Sunday, February 2, 2020

Topsy-Turvy Blessings

Our Gospel message comes to us today from the 5th chapter of Matthew, beginning with the 1st verse.

Now when Jesus saw the crowds, he went up on a mountainside and sat down. His disciples came to him, and he began to teach them. He said: “Blessed are the poor in spirit, for theirs is the kingdom of heaven. Blessed are those who mourn, for they will be comforted. Blessed are the meek, for they will inherit the earth. Blessed are those who hunger and thirst for righteousness, for they will be filled. Blessed are the merciful, for they will be shown mercy. Blessed are the pure in heart, for they will see God. Blessed are the peacemakers, for they will be called children of God. Blessed are those who are persecuted because of righteousness, for theirs is the kingdom of heaven. “Blessed are you when people insult you, persecute you and falsely say all kinds of evil against you because of me. Rejoice and be glad, because great is your reward in heaven, for in the same way they persecuted the prophets who were before you. (Matthew 5:1-12)

Dear Heavenly Father, you have revealed yourself to us through your Word, recorded in the Scriptures, spoken by the prophets, but most clearly through the life, death, and resurrection of Jesus Christ, your Word become flesh. Through the power of your Holy Spirit, open our hearts and minds to your Word, that we might perceive your presence among us, embrace your truth for our lives, and gain the courage to witness to others of your redeeming grace. This we ask in Christ’s holy name. Amen.

“Topsy-Turvy Blessings”

“Blessed are the poor in spirit, blessed are those who mourn, blessed are the meek, blessed are those who hunger and thirst for righteousness, blessed are the merciful, blessed are the pure in heart, blessed are the peacemakers, blessed are those who are persecuted for righteousness’ sake.”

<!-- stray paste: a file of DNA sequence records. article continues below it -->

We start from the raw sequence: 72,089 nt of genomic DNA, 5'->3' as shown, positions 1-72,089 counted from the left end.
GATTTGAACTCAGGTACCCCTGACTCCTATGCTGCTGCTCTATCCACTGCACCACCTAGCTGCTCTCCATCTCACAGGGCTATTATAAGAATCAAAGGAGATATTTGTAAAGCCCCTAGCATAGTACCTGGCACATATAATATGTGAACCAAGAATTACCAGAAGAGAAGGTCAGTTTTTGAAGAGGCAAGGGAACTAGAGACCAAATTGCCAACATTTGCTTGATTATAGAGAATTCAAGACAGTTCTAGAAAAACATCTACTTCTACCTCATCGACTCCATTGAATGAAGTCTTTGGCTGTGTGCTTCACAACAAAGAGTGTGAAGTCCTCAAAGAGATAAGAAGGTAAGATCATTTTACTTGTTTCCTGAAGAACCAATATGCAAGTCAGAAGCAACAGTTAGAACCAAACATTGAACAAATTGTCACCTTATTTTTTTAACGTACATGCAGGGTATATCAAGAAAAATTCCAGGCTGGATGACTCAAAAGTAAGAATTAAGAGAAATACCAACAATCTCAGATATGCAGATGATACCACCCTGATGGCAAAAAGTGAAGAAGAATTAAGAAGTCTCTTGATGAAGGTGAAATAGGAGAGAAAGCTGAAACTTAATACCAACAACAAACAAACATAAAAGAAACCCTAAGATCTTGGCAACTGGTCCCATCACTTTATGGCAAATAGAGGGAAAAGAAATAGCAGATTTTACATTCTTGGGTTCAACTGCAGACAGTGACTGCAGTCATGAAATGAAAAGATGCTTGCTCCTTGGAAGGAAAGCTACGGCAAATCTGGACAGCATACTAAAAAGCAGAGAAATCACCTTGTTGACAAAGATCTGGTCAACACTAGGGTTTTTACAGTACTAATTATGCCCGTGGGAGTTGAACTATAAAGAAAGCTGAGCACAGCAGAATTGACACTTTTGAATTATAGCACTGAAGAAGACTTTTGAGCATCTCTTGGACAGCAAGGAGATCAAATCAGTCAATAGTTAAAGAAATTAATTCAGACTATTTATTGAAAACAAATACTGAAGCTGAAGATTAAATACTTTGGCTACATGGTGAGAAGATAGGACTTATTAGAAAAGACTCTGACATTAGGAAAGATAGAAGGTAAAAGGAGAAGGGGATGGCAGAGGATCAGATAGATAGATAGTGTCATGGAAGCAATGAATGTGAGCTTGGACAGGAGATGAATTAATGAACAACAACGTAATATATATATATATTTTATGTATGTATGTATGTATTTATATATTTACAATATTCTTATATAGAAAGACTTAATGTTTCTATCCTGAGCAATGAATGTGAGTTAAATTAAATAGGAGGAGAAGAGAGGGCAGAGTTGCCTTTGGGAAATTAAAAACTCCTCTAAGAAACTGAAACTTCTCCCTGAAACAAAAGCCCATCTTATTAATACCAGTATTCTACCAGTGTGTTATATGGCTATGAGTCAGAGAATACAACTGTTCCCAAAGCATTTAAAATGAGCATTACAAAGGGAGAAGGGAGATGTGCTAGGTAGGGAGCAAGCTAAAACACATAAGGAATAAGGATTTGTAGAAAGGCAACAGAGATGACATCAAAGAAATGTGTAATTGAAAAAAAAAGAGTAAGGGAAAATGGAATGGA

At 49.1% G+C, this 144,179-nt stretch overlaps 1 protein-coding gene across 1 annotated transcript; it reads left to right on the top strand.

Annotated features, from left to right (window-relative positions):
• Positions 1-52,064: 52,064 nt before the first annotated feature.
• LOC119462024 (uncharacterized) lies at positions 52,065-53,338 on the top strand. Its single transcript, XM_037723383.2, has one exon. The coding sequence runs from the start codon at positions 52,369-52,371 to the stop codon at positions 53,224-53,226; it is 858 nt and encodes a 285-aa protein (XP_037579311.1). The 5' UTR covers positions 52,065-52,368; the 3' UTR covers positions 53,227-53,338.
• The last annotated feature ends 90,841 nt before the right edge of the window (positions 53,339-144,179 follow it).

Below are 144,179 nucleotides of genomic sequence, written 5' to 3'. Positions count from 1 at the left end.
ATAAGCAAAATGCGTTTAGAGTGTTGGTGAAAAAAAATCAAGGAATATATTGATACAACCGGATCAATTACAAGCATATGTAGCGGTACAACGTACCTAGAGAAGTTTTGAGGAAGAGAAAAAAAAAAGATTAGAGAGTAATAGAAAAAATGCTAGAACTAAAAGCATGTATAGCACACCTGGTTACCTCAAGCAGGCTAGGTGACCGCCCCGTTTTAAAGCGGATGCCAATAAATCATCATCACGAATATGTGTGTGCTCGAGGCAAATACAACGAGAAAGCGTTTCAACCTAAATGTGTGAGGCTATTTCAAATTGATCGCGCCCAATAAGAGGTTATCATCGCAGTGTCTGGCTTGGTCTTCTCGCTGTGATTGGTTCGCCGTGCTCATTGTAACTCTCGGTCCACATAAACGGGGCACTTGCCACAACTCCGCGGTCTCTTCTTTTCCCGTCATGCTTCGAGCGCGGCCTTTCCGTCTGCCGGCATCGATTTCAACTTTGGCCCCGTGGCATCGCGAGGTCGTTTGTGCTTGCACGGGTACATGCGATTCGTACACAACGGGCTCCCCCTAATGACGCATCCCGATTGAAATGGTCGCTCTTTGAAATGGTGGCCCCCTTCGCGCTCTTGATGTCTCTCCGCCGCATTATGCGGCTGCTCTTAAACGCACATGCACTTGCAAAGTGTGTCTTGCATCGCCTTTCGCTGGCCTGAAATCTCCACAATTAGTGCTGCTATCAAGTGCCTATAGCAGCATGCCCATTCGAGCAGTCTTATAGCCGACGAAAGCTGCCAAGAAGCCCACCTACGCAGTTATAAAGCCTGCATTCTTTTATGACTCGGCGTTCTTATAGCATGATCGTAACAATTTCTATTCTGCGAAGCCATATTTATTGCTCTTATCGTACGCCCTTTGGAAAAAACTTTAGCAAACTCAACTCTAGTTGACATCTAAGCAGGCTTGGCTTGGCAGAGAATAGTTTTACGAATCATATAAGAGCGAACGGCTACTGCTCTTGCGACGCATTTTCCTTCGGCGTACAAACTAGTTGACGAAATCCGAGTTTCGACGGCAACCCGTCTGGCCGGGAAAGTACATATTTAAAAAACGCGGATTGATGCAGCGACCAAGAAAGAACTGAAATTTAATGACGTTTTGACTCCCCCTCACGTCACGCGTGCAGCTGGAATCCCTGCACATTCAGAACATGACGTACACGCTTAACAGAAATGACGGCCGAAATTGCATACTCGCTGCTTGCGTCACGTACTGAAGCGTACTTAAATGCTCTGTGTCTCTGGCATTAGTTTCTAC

Jesus’ words in this sermon on the mount sound very comforting, very uplifting, very comfortable. I think that most of us, when we hear these beatitudes read from scripture, try to place ourselves somewhere in the list. We may listen and think, “ah, I’ve been merciful to people at times.” Or we may sit and remember a time when we made peace with a friend or a relative. Typically, we hear these words as a great promise, because we like to see ourselves included on those that Jesus describes as blessed.

But what does it mean to be blessed? Does it mean that we have physical possessions, that we have a house to live in or lots of things to surround ourselves with? Think for a moment. Who are the people in this world who we consider the blessed ones? Is it the person who won the publisher’s clearinghouse sweepstakes? Is it the person who has a big house, a boat, a vacation home up north? Is it the person with no debt and no bills? Is it the executive with the big three who are making hundreds of thousands of dollars a year? Is it the parents who just had a healthy baby or the kid at school whose parents just bought her a brand new car? Far too often, the people we consider blessed are those who have THINGS!

In today’s gospel lesson, Jesus uses the word “blessed” differently. Although the world may seem that the rich and powerful or the high and mighty as blessed, Jesus says that God has blessed the lowly, the meek, the poor, the hungry. Jesus takes the prevalent worldview and turns it upside down.